Saturday, August 9, 2008

Second Presidential Candidate Found Guilty of Adultery


EDWARDS JOINS McCAIN IN THE UNFAITHFUL SPOUSE CAUCUS

Slate

Democrats can’t be pleased with John Edwards’ confession that he had an affair with Rielle Hunter. It tarnishes the Democratic brand just as they’re gearing up for their quadrennial coming-out party, and the only thing more conspicuous than Edwards’ presence will be his absence. And Edwards could have a Mark Foley-like trickle-down effect in down-ballot races, where negative/positive party associations matter most.

But the news is not all bad for Democrats. First, Obama is pretty much soaked in Teflon when it comes to family matters. Second, it could be a lot worse: What if Edwards had actually won the nomination? And third, it introduces marital infidelity back into the conversation.

Recall, John McCain returned to the United States from Vietnam in March 1973. His wife, Carol, had been in a near-fatal car accident while he was gone. She was overweight, on crutches, and 4 inches shorter than when McCain had left. McCain ended up divorcing Carol for Cindy Hensley, his current wife. Carol has remained mostly silent on her marriage to John, except for one notable comment to a McCain biographer: “John was turning 40 and wanting to be 25 again.”
There were legal complications, too. The Los Angeles Times reported in June that McCain obtained a marriage license while still legally married to his first wife. McCain suggested in his autobiography that he divorced Carol months before marrying Cindy. In fact, that period was about five weeks. He also said that for the first nine months of his relationship with Cindy, he still “cohabited” with Carol. Social conservatives were never McCain’s base, but yes, it could get worse. (more)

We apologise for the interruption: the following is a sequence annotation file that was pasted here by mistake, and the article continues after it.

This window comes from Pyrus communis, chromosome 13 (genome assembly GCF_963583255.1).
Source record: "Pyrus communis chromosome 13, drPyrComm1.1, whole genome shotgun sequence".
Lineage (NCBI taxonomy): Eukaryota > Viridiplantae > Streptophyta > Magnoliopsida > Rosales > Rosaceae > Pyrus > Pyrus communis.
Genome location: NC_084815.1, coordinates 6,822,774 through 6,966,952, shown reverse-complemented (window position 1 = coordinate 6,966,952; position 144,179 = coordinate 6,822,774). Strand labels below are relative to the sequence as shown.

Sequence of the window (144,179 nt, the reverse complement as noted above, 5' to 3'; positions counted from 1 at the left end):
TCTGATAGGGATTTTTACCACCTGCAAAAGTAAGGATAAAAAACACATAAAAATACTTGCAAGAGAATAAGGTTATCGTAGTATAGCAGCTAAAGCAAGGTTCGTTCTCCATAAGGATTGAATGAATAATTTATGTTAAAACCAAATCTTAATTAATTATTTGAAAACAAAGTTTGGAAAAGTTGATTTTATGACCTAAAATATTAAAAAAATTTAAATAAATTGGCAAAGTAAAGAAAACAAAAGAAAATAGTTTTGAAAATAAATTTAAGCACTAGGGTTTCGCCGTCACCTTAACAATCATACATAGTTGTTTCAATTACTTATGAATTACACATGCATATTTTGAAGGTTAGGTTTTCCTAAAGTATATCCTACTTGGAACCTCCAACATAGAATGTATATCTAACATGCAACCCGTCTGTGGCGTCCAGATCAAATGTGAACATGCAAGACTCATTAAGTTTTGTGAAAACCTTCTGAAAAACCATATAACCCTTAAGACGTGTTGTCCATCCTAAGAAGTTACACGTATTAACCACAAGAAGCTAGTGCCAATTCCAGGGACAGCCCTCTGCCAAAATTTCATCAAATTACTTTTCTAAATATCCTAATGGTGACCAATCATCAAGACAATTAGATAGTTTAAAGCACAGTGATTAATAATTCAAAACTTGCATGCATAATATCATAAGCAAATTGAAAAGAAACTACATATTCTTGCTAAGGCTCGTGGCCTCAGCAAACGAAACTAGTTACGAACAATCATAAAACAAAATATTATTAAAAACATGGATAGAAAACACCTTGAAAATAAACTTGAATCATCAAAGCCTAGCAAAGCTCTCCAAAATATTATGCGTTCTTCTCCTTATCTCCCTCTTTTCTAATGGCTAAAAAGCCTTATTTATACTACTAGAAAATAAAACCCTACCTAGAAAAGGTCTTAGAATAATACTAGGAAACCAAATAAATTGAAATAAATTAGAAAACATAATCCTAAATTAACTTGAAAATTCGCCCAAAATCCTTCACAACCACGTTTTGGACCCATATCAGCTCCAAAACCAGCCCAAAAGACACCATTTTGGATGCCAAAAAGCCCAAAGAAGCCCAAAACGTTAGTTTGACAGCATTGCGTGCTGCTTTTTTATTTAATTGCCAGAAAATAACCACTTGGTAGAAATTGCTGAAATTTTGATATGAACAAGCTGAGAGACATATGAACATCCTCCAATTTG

14 comments:

Anonymous said...

Wow, I didn't realize that Democrats were so tough about infidelity in candidates, seems like that's a Republican sort of thing to me.

Philothea

Katherine said...

Philothea,

Glad we can correct an unfair sterotype. God bless.

Rustler45 said...

Philothea,

Yeah, hadn't you noticed all the stong condemnations coming from Democrats concerning Bill Clinton and Ted Kennedy?

Why were you so unfair to the Democrats? Morality is definitely their thing.

betty said...

Republicans don't seem too tough. They knew about Mark Foley (R) chasing pages and did nothing until a gay rights activist exposed him. They still have Lary Craig (R-Men's Room) in their Senate Caucus as well as Senator Vitter (R-Hookerville). And now they have nominated John McCain (R-dumped first wife). At least he didn't dump her while she was in the hospital like Newt.

Anonymous said...

Katherine,
I have to laugh at your "unfair stereotype" comment. The Dems consistly said that Clinton's on-going infidelity in the White House was private and had no bearing on his political stances. The Dems have repeatedly returned Ted Kennedy to the Senate.

Somehow, I don't think that it's an "unfair" stereotype at all. It's just that for the Dems, if someone disagrees with them **and** does something immoral, then they can use the immoral action against them. That's the only time they care if someone does anything immoral is when they can use it against them.